Becalmed Prices Make Clarke Right on Rates; City & Finance
Byline: ANDREW ALEXANDER
SUPPORTERS of higher interest rates have not had much luck recently. The monthly minutes for December showed Bank of England Governor Eddie George telling Chancellor Kenneth Clarke that if he did not raise rates by 1/4pc at once, the Bank would have to press for a 1/2pc rise in January.
The intervening period saw a surge of statistics showing that the economy was not over-heating, after all, inflation was being well contained and the long-term indicators were good.
Now we are being told that `Treasury officials' as well as the Bank have been pressing the Chancellor to be tougher. So the Financial Times reveals.
No sooner is that story out than we have producer price figures which suggest the Chancellor got it right.
Input prices - the cost of raw materials - were expected to rise 0.3pc last month. In fact they fell 0.5pc. The annual rate stands at minus 6.2pc, the best since December 1986.
Factory gate prices, which were expected to rise 0.4pc, rose by only 0.2pc. The annual rate stands at 1.5pc, the lowest since October 1986.
For record lovers everywhere, it should be added that the `core' factory gate price index, which leaves out the more volatile food, drink, tobacco and petrol items, is now rising at an annual rate of only 0.6pc, the lowest level since August 1967.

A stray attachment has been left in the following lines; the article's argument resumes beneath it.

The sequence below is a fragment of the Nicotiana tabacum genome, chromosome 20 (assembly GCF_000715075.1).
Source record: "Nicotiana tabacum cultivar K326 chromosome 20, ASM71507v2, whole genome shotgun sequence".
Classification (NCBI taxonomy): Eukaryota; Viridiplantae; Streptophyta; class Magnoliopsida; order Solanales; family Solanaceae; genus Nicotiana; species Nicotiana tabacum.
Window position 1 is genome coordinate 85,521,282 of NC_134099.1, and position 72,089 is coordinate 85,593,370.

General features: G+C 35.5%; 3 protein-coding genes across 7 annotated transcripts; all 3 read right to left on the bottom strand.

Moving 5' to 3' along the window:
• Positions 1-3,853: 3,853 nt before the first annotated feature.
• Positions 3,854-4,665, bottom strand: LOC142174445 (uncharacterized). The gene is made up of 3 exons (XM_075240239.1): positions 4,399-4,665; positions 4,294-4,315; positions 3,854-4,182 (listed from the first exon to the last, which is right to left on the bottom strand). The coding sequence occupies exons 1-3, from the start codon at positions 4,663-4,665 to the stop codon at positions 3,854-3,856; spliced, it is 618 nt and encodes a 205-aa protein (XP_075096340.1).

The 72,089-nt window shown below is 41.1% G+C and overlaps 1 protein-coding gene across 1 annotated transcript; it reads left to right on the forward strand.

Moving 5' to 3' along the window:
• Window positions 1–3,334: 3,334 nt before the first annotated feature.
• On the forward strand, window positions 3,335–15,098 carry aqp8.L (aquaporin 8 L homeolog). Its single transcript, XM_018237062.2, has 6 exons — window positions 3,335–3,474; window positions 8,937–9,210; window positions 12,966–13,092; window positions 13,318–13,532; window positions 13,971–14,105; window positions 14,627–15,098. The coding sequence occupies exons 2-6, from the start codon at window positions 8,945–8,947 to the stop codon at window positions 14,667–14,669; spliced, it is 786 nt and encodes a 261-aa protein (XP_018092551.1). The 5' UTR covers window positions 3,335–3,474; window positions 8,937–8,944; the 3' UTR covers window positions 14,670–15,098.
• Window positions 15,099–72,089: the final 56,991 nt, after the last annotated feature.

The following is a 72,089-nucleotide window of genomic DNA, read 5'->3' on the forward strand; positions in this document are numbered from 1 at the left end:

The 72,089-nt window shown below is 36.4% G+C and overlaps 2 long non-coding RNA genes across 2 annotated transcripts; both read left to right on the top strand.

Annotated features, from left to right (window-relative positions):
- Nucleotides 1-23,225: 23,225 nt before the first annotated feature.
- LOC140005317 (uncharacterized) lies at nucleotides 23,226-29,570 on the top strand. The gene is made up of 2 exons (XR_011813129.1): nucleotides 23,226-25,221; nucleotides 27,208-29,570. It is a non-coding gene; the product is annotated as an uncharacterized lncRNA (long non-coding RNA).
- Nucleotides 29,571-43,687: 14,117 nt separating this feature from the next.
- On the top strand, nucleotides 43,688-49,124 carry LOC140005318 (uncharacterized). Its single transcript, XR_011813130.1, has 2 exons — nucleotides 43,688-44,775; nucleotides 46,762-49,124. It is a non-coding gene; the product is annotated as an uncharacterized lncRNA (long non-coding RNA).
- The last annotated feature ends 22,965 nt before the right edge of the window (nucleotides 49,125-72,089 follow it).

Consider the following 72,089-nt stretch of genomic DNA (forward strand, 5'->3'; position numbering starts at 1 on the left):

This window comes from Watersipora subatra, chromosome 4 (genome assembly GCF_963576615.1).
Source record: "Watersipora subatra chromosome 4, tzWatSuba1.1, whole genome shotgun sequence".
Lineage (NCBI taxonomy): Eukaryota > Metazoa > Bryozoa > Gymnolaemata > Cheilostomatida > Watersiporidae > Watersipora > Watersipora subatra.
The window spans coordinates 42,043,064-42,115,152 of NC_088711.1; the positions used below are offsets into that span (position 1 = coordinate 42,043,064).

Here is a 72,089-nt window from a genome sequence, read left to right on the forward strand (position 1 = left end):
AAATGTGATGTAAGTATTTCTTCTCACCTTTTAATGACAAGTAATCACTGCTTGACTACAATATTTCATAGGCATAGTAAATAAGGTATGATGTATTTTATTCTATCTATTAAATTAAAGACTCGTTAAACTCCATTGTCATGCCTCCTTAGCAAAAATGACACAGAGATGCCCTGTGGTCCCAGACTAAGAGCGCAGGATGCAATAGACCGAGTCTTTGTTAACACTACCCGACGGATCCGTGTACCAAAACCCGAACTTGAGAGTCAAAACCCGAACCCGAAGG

True, these figures only apply to manufacturing and do not affect inflation in services. And much is due to sterling's irritating strength.
But they are still impressive and the chances of an interest rate rise before the election are decreasing.
The Bank of England and those unspecified `Treasury officials' insist that the money supply figures (or some of them) are the real worry. The unkind will say that their approach smacks strongly of the `bother the practice, what about the theory?'.
If the money supply was as reliable a long-term indicator as the Bank thinks, inflation would already be significantly higher than it is.
STERLING was not much affected yesterday by the weekend meeting of the G7 finance ministers. Their wish is to halt the rise in the dollar.
Whether their comments have much effect remains to be seen. Central banks have limited powers to move currencies these days.
In any case, Germany, France and Italy rather like a high dollar. …